In a recent conversation I had, the person looked at me in amazement and said, "Wow, it must be so cool to live with another woman!" Although it wasn't an insult, I sort of felt the need to poke her ribs a little. I asked her why she felt that way since I view it as any other marriage. She said, "It's great, because it's like having your best friend be your spouse."
"But isn't that what marriage is supposed to be?"
"I mean, it must be really cool to share everything with your wife."
"But isn't that what marriage is supposed to be?
"You know what I mean, girls communicate more and do things together more."
If you're straight and reading this and thinking, "Yeah, she's right," I have to beg you to reevaluate your own marriage. Marriage is supposed to be two people, two best friends, two lovers, two people who are able to communicate with one another and share everything together and plenty of heated arguments. (Had to add that one in there.) By no means do I have the perfect marriage, but I honestly feel that if you can't be your spouse's best friend as a foundation of your relationship, then your entire 'structure' will eventually crumble. I realize I could have avoided the obvious ignorance, or maybe I should say, the lack of understanding for all couples who are married, but I couldn't help it. I am so tired of hearing, "Oh that's so cool you're with a woman," because I rarely go around saying, "Wow, it must be super cool to be with a man!" (I think men are great, mind you.) But can you imagine me saying, "Must be cool to see him chop wood outside and plow your own driveway without calling someone. It must be so cool to have him build an extension onto your home without the help of carpenters." You get it. And of course, some men don't do these things. And in the same respect, some women don't communicate or share everything. Marriage is the same for both sexes.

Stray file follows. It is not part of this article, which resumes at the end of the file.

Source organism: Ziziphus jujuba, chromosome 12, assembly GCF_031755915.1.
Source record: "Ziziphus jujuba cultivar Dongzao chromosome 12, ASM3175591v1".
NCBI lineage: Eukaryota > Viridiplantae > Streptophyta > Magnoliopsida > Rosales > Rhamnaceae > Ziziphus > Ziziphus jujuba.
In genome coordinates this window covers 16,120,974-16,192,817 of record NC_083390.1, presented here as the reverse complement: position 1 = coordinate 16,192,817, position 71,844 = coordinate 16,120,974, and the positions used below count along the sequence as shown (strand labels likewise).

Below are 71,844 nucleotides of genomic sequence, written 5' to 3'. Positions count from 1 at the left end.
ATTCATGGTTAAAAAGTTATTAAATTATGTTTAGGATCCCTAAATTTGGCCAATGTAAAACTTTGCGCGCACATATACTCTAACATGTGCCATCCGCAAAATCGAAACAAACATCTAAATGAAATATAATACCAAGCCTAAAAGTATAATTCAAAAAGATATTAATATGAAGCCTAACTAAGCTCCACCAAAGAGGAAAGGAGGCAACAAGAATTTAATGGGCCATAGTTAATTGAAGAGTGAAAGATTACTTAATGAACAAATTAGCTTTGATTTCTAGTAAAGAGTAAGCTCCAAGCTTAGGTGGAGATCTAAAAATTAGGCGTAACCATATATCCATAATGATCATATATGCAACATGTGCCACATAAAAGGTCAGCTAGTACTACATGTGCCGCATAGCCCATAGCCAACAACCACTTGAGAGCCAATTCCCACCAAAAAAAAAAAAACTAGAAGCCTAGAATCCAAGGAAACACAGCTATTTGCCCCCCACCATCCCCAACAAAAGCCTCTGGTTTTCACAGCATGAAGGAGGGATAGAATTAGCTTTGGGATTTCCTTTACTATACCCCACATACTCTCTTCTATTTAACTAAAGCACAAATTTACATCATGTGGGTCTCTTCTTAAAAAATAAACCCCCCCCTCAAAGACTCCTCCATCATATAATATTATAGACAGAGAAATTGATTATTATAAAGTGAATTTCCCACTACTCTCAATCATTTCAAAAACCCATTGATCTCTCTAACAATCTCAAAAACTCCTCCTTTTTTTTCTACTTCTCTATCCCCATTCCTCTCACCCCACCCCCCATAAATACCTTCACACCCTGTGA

Or is it?
Many people feel that marriage should only be between a man and a woman and that it ruins the sanctity of marriage. I think the sanctity of marriage was ruined way before gays and lesbians. I have heard the most ignorant remarks about why gays and lesbians shouldn't get married and it led me to believe that there are a lot of people out there that need a little more schooling if possible. One reason was, "Well, we were here to procreate and that's not possible with dem' gays." Procreation has nothing to do with marriage. There are ways of making a family, through artificial insemination or better yet, adoption. Another reason was, "Well, a child needs both a male and female role model."
This basically tells me that all of those hard working single parents are ruining the concept of a "traditional life". What about heterosexuals who cannot reproduce? If marriage is about procreation, then what happens to those people who can't have a baby? Do they have to get a divorce before they ruin traditional marriage?
I'll never forget another sad moment I had with experiencing small-minded people who were so sheltered from the outside world that they didn't even realize that it was finally legal here in New York for gays and lesbians to be able to marry. My wife and I were going to another couple's house for dinner (heterosexual couple) and they were having a few friends as well as their parents who were attending. I called my friend up to see if she needed any extra wine or dessert, that sort of thing. She said, "Oh, before I forget, can you refrain from saying that you and Madelene are married or, even a couple for that matter? My parents don't understand it and are against that sort of thing because their religious views are very different from ours." I suggested that maybe we shouldn't go. I also reminded her that Madelene and I aren't the sort of people who scream, "We're here & queer" while walking into a dinner party. She understood and knew that we were very conservative in public -- not "in the closet", but not all up in each other's snouts trying to make some political or "equality" point. Although I understood exactly what my friend meant and how she truly felt, I was still slightly taken back and offended, yet expected it in some strange way.
This morning when I logged onto Facebook while having my coffee, Ryan Nickulas had posted an article from Raannt